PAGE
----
10 Best Practices for Tax Season

First: Are your fees high enough?

by Ed Mendlowitz, CPA
Author of “Implementing Fee Increases” and “The Tax Season Opportunity Guide.

  1. Increase your fees 3-5% at a minimum – to offset your increased costs.
  2. Deliver your bill with the return.
  3. Call clients before return is sent to explain and give a heads up for unexpected results. READ MORE →

Nine Healthy Things To Do During Tax Season

How to be at your best through April 15th.

Tax season can be a marathon. Everyone has their own tips and tricks, habits and techniques for staying sane and healthy. Here are 10 from CPA Trendlines contributor Ed Mendlowitz:

  1. Eat lunch out of your office.
  2. Go for a 15 minute walk in middle of afternoon instead of eating a snack.
  3. Take off either March 17 or 18. READ MORE →

10 Tips for Creating More Energy this Tax Season


Good habits for thriving through the tough times.

By Sandi Smith, CPA
Accountant's Accelerator

Is keeping a high energy level a challenge for you? Here are a few tips to revitalize your personal energy. Some of these are very simple, so simple you may think they won’t do anything for you.

Sandi Smith

More for soloists and small firms:  Take a Cue from Venture Capitalists: Your Firm Needs a Brain Trust Trinity    •   Accountants, Do You Know Your Opportunity Number?    •  Five Ideas to Overcome Client Price-Sensitivity   •    5 Mistakes to Avoid When Seeking New Clients  •  3 Steps to Start Running on Millionaire Time   •  The Missing Ingredient in Your Marketing That Will Make All the Difference   •  On the Road to a Stress-Free Life: Identify Your Character Strengths  •   

As you read, check to see which ones have slipped from your current daily routine. In that way, you’ll discover how to change your routine to gain more energy. READ MORE →

When’s the Right Time for a Full-Time Quality Control Reviewer?

Not when, but how?

Question: I want to improve my firm’s review and quality control. Do you have any suggestions?

Ed Mendlowitz responds: This is a recurring issue for most firms. Every CPA practice needs quality control. The issue is whether a dedicated quality control (“QC”) person is needed and, if not, how the QC can be done without one.

A practice is a business and every business must be run efficiently and profitably. QC is an area that I have found many firms getting tied up in and either spending nothing or much more than they should.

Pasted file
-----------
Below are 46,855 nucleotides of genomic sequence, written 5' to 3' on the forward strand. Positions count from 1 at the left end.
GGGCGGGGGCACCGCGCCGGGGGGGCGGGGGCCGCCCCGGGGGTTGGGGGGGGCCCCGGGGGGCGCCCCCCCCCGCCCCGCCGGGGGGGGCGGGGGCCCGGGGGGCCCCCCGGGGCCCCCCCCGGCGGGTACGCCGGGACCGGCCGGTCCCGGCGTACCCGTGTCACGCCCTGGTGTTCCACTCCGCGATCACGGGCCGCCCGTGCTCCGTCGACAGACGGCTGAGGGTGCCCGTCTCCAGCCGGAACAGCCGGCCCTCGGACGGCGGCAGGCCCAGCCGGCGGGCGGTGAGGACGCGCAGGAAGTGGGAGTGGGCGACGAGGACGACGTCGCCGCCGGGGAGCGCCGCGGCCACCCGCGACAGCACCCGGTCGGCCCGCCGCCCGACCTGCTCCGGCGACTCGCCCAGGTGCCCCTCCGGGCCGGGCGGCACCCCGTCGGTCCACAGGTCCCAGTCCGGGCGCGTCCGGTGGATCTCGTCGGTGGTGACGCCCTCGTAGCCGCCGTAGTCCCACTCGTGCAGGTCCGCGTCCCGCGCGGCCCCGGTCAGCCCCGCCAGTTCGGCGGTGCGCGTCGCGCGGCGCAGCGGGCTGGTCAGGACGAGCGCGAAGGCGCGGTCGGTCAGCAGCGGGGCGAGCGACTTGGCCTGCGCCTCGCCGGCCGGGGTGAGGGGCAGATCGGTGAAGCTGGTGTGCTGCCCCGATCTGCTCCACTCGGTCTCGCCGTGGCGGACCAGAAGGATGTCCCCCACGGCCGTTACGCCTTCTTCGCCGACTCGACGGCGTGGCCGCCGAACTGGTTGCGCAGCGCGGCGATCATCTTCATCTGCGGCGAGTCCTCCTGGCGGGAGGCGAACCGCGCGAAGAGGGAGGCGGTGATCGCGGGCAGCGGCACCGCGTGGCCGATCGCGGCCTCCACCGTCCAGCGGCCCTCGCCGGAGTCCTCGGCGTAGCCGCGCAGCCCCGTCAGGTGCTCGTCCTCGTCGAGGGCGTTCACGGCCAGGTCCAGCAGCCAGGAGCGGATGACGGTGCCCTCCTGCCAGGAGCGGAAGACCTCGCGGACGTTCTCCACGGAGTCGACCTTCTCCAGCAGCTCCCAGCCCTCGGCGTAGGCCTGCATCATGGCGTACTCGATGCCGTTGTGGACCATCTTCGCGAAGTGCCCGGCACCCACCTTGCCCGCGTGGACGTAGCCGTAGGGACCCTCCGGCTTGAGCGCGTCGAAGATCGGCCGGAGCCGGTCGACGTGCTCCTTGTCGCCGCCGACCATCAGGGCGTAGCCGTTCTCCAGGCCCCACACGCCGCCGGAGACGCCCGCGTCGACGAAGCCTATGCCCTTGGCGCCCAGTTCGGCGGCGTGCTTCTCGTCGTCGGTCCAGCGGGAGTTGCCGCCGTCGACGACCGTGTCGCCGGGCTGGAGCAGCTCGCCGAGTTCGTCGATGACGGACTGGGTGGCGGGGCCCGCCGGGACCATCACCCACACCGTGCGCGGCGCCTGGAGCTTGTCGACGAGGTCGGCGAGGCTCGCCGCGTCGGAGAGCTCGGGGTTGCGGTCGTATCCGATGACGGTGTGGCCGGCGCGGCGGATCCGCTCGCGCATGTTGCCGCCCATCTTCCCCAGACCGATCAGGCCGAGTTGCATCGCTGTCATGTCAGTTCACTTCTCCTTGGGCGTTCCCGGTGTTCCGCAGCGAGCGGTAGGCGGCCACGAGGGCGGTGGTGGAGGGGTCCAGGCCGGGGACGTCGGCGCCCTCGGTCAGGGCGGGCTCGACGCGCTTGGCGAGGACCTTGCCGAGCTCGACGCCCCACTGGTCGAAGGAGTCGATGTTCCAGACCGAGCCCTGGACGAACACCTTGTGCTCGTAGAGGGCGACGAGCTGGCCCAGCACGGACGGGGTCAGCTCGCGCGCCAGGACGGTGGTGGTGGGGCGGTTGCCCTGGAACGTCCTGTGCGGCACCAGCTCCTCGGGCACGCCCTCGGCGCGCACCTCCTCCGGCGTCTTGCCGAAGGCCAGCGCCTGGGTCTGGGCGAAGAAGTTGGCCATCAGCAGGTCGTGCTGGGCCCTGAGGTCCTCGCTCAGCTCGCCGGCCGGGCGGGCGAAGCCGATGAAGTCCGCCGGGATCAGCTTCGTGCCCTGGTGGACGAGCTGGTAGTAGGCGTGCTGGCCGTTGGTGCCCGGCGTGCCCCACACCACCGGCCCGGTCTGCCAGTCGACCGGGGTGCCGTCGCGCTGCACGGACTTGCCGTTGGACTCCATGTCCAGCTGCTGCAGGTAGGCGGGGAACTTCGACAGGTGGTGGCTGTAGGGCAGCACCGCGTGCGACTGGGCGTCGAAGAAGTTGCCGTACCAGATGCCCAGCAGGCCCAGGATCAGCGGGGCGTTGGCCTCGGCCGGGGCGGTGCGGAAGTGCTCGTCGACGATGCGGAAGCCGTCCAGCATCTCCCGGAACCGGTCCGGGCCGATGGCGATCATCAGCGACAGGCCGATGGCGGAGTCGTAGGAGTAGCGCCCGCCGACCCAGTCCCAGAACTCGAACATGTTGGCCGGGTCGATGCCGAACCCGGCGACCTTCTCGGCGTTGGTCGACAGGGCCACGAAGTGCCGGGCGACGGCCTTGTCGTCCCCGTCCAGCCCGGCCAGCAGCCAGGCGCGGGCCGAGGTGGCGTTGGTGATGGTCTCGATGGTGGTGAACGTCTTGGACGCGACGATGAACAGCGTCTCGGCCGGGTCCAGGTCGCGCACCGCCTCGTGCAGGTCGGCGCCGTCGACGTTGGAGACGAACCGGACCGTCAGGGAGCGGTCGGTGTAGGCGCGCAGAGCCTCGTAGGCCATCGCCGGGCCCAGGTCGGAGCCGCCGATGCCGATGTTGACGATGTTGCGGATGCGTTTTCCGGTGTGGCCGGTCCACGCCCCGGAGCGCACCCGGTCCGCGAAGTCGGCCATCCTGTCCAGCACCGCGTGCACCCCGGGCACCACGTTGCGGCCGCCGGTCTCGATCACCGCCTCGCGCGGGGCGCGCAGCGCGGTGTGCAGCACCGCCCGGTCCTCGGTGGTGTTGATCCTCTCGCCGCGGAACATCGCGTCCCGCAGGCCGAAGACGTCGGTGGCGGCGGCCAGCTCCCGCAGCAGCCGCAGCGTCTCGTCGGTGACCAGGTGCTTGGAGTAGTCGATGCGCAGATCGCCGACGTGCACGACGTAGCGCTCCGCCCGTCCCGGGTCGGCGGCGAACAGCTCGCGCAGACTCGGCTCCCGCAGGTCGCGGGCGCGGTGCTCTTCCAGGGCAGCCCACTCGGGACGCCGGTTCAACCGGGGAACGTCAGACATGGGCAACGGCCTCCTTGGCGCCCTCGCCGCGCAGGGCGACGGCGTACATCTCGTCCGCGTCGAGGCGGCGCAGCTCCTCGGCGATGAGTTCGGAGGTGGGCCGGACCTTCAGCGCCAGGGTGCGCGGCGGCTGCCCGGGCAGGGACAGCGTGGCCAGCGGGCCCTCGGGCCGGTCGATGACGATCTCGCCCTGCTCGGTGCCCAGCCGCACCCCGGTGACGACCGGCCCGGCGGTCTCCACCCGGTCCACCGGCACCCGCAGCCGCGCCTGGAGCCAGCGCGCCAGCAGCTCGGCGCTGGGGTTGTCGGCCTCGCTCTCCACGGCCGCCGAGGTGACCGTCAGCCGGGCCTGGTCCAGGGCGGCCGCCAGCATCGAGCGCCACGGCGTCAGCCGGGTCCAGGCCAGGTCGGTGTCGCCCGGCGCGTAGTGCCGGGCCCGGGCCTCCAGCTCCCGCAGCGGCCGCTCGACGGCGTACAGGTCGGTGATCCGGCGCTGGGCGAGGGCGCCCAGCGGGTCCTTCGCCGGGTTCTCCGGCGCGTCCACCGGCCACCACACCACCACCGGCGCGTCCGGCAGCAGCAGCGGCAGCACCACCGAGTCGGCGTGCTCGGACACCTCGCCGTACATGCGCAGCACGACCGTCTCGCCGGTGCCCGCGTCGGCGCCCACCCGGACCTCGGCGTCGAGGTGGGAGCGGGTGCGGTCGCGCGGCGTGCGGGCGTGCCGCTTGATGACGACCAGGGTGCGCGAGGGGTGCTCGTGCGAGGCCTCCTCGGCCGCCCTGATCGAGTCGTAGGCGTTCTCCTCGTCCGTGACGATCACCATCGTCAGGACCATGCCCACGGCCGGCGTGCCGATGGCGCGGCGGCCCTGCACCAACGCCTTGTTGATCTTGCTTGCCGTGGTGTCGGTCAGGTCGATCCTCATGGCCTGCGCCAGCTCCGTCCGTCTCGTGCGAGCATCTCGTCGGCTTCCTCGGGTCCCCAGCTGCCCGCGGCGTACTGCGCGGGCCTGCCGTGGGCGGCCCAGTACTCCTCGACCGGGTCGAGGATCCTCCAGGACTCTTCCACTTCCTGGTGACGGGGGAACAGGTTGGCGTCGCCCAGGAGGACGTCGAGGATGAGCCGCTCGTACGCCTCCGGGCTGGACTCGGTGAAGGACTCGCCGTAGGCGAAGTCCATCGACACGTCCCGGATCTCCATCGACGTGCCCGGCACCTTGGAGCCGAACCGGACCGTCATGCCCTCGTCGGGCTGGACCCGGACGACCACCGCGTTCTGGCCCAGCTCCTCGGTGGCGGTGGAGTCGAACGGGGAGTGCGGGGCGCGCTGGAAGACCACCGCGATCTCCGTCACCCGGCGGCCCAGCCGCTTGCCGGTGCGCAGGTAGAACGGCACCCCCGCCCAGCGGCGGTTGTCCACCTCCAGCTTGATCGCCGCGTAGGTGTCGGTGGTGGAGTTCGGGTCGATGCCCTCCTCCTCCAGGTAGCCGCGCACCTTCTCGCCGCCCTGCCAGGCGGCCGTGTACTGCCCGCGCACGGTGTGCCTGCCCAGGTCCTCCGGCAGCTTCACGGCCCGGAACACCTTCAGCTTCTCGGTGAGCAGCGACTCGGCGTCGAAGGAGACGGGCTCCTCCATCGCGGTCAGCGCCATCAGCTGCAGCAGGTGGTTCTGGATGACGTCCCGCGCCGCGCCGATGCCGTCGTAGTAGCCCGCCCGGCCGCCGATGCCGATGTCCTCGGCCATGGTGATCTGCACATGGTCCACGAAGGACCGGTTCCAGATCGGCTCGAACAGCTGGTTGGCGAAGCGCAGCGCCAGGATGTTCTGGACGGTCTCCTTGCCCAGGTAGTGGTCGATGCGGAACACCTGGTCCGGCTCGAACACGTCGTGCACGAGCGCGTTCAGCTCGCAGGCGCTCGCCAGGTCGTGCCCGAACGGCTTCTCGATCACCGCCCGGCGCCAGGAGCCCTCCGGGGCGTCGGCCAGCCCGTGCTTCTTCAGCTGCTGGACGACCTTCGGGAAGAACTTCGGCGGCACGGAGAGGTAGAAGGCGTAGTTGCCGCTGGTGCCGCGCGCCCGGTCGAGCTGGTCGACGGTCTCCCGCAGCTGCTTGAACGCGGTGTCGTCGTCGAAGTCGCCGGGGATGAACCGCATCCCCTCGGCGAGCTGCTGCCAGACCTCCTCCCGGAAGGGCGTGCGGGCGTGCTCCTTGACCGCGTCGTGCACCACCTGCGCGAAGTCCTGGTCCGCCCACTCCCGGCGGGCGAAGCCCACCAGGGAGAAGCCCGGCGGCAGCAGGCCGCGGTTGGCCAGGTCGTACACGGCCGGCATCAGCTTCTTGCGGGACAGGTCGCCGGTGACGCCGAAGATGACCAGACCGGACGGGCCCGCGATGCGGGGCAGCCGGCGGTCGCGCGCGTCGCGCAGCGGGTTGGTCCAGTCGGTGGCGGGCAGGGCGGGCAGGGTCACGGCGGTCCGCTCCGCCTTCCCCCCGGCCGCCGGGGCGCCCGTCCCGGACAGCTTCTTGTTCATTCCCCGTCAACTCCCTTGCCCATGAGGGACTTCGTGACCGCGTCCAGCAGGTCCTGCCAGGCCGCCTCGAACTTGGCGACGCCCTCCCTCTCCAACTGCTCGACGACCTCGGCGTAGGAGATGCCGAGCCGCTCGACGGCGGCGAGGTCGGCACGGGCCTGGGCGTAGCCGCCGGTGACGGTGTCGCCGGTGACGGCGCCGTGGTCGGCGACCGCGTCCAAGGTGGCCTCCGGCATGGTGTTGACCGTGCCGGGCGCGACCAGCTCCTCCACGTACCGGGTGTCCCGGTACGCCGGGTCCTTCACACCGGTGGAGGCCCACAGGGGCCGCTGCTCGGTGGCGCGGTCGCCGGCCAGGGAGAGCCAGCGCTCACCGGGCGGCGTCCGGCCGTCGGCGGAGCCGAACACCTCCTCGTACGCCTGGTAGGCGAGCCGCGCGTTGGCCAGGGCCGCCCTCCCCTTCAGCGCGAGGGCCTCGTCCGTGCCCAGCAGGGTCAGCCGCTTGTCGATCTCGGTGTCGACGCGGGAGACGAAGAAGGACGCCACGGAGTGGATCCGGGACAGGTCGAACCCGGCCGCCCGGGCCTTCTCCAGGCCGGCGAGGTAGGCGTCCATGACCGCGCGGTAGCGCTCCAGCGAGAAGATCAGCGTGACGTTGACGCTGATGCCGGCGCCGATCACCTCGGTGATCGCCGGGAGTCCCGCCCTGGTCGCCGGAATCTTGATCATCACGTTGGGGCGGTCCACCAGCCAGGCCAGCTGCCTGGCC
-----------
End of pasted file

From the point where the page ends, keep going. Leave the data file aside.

More Ed Mendlowitz:  FREE INSTANT DOWNLOAD: Sample fee schedule for 1040s    |  Tax Season Opportunity Guide 2013   |  12 Reasons to Love Tax Season   |   Implementing Fee Increases for 2013

A firm needs a dedicated QC person when the work load volume warrants it, especially where there are bottlenecks and backlogs because the supervisor or partner who would review the work is not readily or easily available; the scheduling becomes exceedingly difficult; and the expertise and training becomes more specialized and wider in scope. READ MORE →

Do Accounting Firms Really Want an ‘Image’?

It’s a hollow view.

by Bruce W. Marcus
Professional Services Marketing 3.0

Some years ago, in a remarkably successful marketing move, a graphic designer specializing in logos, letterheads and the like came up with the concept of the corporate image. A brilliant concept, but more mirage than image.

Now one of the most successful operations in the marketing business, this company has managed to persuade its clients that corporate image is the key to corporate success. Image, it seems, is the magic elixir. At many thousands of dollars a dose.

Bruce W. Marcus

Bruce W. Marcus

More for CPA Trendlines PRO members:  What Accounting Firms Need to Learn from Personal Financial Planning Specialists  •  The Delicate Art of Positioning Your Firm in the Mind of the Prospect   •   Who’s Better at Marketing? Lawyers or CPAs?Even a Random Disaster Can Be Controlled with Risk ManagementManaging Risk in Client RelationsYour Clients Love You? What If You’re Wrong? • 

In fact, the word “image” itself has taken on a life of its own — a tribute to the triumph of virtual reality. But maybe it’s time, now, to lose the word. The image of image is long since tarnished, and well beyond burnishing. READ MORE →